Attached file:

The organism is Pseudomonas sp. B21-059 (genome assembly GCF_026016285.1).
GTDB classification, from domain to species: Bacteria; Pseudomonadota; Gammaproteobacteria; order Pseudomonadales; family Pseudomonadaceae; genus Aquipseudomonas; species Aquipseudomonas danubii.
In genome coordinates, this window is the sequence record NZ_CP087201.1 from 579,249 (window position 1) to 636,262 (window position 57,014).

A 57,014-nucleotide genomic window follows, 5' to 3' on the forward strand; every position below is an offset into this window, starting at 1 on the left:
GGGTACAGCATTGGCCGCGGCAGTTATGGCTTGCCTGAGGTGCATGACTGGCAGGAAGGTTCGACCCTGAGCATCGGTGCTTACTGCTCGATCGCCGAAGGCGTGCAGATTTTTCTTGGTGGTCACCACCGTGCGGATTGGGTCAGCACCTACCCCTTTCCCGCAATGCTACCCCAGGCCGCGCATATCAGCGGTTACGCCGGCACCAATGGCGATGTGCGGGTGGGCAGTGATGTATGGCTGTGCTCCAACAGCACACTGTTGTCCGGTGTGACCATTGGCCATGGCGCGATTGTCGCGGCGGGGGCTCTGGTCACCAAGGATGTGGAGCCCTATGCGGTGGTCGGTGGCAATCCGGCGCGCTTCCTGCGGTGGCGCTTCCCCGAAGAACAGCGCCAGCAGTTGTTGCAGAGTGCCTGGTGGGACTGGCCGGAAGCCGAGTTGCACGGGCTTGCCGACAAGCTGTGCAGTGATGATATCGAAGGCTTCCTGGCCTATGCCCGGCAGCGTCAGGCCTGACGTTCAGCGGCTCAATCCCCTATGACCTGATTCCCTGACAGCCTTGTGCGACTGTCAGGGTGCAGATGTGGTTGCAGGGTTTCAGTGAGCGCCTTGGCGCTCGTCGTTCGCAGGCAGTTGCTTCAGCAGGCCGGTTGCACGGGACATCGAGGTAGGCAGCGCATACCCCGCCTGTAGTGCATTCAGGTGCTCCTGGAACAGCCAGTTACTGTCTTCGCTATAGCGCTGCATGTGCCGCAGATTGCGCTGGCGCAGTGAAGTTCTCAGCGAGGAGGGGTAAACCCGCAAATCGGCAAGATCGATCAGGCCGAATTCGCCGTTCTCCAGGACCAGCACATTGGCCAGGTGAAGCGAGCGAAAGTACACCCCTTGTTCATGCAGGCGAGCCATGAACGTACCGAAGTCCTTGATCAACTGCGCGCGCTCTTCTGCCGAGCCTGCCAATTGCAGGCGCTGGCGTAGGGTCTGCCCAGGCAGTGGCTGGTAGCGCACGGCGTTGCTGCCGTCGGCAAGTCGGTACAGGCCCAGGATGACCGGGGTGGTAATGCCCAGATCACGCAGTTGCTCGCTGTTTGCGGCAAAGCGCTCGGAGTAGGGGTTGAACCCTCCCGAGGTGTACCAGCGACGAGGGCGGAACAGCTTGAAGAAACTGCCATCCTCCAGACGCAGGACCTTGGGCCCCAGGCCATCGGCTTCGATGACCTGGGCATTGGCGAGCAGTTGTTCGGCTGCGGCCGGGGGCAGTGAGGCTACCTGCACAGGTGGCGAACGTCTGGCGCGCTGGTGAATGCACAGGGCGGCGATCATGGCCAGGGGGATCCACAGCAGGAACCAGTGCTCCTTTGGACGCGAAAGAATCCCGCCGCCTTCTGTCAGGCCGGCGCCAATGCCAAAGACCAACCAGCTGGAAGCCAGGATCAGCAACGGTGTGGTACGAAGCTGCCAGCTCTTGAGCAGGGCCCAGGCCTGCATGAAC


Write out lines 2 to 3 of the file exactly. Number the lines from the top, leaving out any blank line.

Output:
GTDB classification, from domain to species: Bacteria; Pseudomonadota; Gammaproteobacteria; order Pseudomonadales; family Pseudomonadaceae; genus Aquipseudomonas; species Aquipseudomonas danubii.
In genome coordinates, this window is the sequence record NZ_CP087201.1 from 579,249 (window position 1) to 636,262 (window position 57,014).